I have always relished the optimism of beginning a new month. As I turn the page on the calendar, I love the opportunity to take stock and start afresh. It’s as if all the month’s shortcomings and regrets are wiped clean and anything is possible. Birthdays, new years, and the start of each academic year all give me the same sense of potential, just on a bigger scale.
I thought that starting this school year would provide the ultimate in fresh starts. After 18 months of working from home, my pre-pandemic routines were truly a thing of the past. During shelter-in-place I developed a greater understanding of the rhythms and habits that feed me. Things like quiet mornings, building my strength and balance, devoting time for writing and learning. I reflected on what I missed out there in the world, as well as the unexpected wins after being forced to retreat from it. Armed with these reflections and a whole lot of excitement about re-opening Gateway’s campuses, I felt ready.
At first, everything was great. Each day was filled with energy and laughter. I loved reconnecting with students and meeting a whole crop of new ones. Being around my colleagues reminded me how much they inspire me. Even my drive to school each morning felt like a treat; I drove through different neighborhoods, listened to podcasts, and enjoyed seeing people out and about in all their quirky beauty.
But, as it turned out, re-entry knocked me off my feet. I was out of shape and unprepared: physically for the demands and pace of everyday life and emotionally for the brutal imperfections and inequities that plague our world. Quickly, it felt like the opposite of a fresh start. One day rolled unconsciously and uncontrollably into the next with no time for rest and no power to change course. I felt controlled by my routine instead of the other way around.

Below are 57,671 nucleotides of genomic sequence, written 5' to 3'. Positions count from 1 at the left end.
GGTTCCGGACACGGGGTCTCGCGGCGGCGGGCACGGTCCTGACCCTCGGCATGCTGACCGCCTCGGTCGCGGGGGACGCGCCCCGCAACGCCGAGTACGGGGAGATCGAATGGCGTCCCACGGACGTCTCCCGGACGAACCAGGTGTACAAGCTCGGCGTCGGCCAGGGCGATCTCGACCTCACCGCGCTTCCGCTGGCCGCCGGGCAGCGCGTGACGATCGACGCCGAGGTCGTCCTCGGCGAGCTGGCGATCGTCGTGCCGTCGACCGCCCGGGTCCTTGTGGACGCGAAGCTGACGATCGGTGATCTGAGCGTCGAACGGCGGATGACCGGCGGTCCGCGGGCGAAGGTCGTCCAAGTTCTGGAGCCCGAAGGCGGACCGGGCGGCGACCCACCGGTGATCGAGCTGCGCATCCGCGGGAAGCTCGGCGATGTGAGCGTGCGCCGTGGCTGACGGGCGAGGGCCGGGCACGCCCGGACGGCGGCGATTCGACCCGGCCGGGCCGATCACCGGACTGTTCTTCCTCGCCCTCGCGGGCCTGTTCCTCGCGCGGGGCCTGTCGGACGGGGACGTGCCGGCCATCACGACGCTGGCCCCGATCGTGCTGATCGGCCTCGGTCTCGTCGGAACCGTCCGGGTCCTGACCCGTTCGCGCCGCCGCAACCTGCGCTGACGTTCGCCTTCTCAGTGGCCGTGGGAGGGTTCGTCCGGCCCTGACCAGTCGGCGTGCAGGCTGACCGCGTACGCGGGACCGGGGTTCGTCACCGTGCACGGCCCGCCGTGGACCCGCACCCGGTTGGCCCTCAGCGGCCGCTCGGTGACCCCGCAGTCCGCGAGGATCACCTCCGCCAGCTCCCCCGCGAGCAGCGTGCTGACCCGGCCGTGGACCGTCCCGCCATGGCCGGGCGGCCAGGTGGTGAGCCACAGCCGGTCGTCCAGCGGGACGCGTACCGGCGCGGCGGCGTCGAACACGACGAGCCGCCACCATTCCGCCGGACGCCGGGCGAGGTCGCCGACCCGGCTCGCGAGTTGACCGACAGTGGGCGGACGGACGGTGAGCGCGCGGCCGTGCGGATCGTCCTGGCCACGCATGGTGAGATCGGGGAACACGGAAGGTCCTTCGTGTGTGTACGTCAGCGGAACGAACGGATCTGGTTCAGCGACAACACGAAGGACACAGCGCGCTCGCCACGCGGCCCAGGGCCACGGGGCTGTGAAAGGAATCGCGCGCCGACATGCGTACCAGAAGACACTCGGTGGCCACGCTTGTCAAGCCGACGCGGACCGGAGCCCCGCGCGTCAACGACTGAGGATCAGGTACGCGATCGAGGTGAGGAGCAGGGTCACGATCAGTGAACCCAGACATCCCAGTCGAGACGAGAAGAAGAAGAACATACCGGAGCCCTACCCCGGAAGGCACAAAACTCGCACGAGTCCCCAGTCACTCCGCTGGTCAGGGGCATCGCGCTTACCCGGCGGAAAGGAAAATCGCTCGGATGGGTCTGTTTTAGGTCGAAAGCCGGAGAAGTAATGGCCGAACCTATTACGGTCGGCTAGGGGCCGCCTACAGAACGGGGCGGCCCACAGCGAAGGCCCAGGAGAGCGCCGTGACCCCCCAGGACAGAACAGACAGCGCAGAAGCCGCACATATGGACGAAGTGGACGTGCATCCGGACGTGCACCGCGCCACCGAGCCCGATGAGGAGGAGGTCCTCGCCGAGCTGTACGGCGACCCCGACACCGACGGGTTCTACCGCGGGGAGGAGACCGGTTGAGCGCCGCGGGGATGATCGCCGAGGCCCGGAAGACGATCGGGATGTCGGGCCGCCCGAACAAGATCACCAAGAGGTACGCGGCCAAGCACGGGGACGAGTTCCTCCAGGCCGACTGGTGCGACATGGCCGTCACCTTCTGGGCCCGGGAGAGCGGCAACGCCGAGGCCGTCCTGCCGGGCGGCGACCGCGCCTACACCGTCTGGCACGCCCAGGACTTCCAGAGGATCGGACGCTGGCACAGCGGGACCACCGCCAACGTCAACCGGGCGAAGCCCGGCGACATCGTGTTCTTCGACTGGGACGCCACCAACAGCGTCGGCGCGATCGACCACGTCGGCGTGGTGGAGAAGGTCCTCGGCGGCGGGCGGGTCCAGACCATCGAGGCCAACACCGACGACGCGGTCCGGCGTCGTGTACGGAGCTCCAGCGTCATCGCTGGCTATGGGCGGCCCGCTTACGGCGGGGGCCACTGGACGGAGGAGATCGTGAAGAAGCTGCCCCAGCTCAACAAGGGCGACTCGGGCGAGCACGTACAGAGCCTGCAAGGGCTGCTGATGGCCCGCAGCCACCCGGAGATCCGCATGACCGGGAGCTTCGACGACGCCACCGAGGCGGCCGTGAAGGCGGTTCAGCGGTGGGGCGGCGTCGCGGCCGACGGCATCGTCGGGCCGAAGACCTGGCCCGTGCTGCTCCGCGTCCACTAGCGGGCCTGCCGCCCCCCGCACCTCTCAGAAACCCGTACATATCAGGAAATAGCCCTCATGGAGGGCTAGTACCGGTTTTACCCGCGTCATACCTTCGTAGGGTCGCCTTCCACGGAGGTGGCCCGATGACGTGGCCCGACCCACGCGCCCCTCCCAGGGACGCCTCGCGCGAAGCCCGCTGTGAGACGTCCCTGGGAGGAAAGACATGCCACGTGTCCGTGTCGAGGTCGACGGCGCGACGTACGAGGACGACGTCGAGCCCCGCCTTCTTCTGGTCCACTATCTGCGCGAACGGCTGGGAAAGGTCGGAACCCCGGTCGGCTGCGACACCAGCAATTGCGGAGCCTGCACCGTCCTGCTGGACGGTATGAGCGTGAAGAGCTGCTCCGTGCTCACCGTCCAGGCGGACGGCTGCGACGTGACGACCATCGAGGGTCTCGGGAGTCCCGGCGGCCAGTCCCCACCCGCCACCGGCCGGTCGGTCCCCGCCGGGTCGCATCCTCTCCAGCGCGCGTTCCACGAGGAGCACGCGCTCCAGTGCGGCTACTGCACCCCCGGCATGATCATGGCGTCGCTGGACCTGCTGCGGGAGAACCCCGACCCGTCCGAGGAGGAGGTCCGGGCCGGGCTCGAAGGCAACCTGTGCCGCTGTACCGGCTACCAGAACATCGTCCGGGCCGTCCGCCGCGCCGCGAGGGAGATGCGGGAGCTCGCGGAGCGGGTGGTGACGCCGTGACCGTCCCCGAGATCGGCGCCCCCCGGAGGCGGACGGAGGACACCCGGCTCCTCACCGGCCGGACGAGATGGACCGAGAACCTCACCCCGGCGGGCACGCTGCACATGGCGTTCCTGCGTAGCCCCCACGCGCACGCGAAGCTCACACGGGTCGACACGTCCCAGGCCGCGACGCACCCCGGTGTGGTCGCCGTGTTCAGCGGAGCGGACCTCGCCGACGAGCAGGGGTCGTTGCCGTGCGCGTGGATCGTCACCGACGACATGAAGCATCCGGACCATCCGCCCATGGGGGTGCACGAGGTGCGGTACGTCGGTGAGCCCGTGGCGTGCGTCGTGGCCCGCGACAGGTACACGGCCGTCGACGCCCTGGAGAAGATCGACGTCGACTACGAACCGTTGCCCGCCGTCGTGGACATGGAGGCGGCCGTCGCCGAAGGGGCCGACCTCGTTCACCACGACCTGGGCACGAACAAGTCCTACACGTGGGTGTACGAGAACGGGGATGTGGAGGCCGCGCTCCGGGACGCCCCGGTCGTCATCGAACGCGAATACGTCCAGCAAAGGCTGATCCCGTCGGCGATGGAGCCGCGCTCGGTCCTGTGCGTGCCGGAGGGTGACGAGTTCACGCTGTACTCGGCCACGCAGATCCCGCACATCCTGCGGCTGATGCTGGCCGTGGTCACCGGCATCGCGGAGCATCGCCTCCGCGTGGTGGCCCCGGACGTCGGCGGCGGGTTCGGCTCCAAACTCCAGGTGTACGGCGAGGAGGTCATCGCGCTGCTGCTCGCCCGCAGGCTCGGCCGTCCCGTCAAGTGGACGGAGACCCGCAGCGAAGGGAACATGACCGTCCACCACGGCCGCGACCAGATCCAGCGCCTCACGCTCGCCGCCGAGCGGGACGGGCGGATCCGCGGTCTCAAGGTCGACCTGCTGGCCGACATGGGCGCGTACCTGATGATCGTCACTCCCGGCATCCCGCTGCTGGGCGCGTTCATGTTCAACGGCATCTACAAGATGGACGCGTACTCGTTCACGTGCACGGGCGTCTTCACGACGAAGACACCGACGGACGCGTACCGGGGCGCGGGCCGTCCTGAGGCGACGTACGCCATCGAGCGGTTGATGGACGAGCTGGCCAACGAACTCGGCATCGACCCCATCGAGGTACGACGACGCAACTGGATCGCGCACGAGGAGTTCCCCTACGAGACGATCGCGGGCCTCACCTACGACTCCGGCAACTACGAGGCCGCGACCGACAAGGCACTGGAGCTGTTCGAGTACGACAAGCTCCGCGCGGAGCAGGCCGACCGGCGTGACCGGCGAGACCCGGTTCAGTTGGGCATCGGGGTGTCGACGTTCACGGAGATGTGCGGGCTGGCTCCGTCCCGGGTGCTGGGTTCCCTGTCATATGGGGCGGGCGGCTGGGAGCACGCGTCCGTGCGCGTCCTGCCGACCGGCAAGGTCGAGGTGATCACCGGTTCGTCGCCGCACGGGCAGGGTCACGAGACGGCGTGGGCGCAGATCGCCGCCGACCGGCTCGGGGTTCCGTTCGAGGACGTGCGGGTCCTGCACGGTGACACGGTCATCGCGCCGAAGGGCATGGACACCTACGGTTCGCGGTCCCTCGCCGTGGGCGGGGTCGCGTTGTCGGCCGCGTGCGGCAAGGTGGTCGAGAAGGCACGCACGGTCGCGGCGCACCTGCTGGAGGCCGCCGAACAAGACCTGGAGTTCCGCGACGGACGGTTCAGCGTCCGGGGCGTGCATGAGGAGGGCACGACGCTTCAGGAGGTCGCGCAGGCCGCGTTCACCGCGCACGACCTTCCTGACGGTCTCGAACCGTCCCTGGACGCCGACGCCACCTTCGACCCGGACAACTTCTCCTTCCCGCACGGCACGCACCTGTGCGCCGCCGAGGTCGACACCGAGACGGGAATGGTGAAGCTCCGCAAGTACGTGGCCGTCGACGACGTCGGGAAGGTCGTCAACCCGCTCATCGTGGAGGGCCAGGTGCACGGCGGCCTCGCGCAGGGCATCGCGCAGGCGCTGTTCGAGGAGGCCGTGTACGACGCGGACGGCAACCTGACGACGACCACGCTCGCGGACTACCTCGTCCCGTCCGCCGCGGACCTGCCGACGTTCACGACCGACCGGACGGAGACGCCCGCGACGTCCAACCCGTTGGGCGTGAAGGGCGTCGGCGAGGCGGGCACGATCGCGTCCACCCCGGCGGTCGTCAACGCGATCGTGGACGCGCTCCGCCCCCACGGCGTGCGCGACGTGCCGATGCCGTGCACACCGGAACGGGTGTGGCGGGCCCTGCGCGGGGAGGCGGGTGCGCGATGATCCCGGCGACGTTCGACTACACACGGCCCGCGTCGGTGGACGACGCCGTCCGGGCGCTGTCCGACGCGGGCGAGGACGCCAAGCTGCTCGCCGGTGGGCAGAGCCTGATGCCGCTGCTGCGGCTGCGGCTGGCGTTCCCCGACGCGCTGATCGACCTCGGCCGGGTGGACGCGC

Does this sound familiar to anyone else? How many of us committed to ourselves that when we re-entered the world following shelter-in-place, we would do things differently than before? How many of us vowed to incorporate new habits and practices? How many recognized that life before the pandemic wasn’t entirely satisfying and made plans to change things up?
How’s it going now?
Here’s the good news, it’s October 1st. (Rabbit Rabbit!) Another opportunity to turn the page and start fresh. Here are a couple suggestions to help.
Look up. It’s easy to get overwhelmed with all that is on our plates or swirling in our minds. For me, this is how my fresh start begins to fade. I find that simply looking up makes a huge difference. Find a tree or a cloud or a bird in the sky. Take in the color of light. Anything that provides a bit of perspective and a moment to refocus.
And, ironically, don’t look up. I learned this lesson from riding a bicycle uphill. I love riding a bicycle and feeling so close to my surroundings. I love the feel of the wind as I speed up and how much quicker it is to get places than walking. Ok, let me be honest. I especially love riding an electric bike or riding where it’s entirely flat. I don’t love riding uphill at all. When I do have to ride up a hill, I have learned that my only chance for survival is to never look up. As long as I stay completely rooted in the exact moment I am in, rather than take in the entirety of the hill I am trying to climb, I can make it. In fact, I can even enjoy the challenge. This is a great metaphor for general challenges in life. When my to-do list feels impossible and my responsibilities start to swirl in my head, I find that if I just focus on the one thing I am doing at that moment, I KICK ASS. Give it a try.
Brilliant, Sharon. Thank you for this. So needed it. Sometimes just pretending all is well and nothing can bother me seems to be the right play. But recognizing how much turmoil is under the surface is what really (really) sets me free. It’s hard, man! And your honesty about transition and re-emergence are such a cue to keep that practice up. Love you!